They fear that the government decision will further shield the perpetrators, who are "already very much protected by the system itself".
The decision was taken following a meeting held in October at the home ministry. Along with Imran, Home Minister Asaduzzaman Khan and Foreign Minister AK Abdul Momen were present in the meeting, also attended by heads of all stakeholders involved in sending workers abroad.
The Daily Star obtained audio recordings captured during the meeting from two sources. It later verified the authenticity of the clips with some stakeholders present in the meeting.
In one of the clips, Shahidul Alam, director-general of BMET, is heard saying, "The police don't need to be so proactive in attempting to catch agents. Why would they catch those who have valid licences and drag them to court?"
"The trafficking law prosecutes a party when a victim is forced or deceived into going [abroad]. But these people [migrant workers] pay money to go, they make passports to go… so they are not forced. They are going by themselves. This is why we think there are other steps, other than police action, that can be taken. This can include suspension of licences [of agents].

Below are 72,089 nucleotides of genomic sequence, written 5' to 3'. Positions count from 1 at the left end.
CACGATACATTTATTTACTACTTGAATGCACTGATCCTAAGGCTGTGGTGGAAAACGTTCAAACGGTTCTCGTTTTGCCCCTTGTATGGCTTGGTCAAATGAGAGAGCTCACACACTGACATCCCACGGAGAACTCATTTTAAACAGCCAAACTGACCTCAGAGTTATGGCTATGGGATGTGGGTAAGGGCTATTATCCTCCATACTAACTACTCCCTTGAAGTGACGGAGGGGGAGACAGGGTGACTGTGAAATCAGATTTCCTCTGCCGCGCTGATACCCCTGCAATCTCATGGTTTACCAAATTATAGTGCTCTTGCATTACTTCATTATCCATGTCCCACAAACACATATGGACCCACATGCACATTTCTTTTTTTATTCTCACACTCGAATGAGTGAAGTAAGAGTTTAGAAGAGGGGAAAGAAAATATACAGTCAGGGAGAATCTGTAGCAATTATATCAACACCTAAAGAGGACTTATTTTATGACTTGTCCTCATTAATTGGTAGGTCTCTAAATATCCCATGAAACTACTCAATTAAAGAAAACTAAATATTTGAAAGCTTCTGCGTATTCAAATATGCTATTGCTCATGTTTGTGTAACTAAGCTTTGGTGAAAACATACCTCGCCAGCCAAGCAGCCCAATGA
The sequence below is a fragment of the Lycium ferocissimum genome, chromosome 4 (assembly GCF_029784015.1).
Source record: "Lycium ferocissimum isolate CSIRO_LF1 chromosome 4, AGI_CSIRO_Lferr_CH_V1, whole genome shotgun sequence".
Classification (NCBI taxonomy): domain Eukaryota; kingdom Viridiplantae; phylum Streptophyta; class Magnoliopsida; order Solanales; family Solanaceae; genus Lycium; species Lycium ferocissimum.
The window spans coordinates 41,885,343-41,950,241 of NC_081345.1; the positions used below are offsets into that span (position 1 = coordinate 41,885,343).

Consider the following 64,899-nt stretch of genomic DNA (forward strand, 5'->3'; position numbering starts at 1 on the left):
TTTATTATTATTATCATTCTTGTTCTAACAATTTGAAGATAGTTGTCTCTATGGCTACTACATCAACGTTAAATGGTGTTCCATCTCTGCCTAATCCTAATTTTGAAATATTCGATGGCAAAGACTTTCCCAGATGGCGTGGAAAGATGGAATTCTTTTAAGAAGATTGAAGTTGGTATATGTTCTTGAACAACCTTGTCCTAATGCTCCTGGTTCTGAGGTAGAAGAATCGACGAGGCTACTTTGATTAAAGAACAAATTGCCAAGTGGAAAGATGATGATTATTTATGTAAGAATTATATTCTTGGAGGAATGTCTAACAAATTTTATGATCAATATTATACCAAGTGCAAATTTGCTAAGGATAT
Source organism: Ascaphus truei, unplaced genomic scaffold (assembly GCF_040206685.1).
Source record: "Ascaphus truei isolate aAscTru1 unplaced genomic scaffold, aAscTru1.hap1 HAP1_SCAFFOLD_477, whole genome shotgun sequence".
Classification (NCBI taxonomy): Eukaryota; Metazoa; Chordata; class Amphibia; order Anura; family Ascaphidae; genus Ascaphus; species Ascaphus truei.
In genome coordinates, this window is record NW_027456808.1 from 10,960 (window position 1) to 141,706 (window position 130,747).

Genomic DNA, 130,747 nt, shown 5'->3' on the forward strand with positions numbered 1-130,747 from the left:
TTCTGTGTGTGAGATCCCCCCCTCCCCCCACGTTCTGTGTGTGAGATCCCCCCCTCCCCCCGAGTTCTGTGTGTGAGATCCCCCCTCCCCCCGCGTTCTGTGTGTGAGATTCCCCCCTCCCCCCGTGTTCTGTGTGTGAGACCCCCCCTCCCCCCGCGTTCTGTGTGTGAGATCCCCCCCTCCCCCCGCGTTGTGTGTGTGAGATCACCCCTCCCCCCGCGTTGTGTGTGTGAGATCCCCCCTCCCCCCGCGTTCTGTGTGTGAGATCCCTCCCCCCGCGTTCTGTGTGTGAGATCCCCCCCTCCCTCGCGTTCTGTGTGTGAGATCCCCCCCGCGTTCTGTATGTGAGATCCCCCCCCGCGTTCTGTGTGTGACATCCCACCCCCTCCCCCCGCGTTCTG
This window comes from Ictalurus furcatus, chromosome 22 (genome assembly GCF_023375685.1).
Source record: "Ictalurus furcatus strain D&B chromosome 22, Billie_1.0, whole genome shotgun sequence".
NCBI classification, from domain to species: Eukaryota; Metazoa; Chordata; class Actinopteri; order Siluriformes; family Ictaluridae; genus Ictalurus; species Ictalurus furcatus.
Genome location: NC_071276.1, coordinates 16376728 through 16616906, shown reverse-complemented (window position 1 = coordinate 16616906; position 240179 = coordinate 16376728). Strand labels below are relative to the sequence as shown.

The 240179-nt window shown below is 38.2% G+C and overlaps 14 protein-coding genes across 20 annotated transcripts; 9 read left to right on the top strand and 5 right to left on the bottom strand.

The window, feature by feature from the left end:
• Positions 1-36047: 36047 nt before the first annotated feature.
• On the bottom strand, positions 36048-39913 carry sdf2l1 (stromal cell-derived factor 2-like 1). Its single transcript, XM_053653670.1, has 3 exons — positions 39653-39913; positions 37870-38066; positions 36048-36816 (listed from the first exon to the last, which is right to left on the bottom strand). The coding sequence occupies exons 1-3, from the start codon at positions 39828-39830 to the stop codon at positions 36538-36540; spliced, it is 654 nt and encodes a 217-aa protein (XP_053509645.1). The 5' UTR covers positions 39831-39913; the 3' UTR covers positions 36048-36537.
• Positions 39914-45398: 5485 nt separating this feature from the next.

"If we find repeat offenders, we ourselves will ask law enforcers to take action against them. Make the victims understand that when they face any problem, they should come to us instead of going to the police."
Contacted over phone, Shahidul reiterated the statement.
Meeting sources said Monirul Islam, head of Special Branch (SB) of police, said in the meeting that he endorsed the Bangladesh Association of International Recruiting Agencies (BAIRA) to deal with problems related to the issue.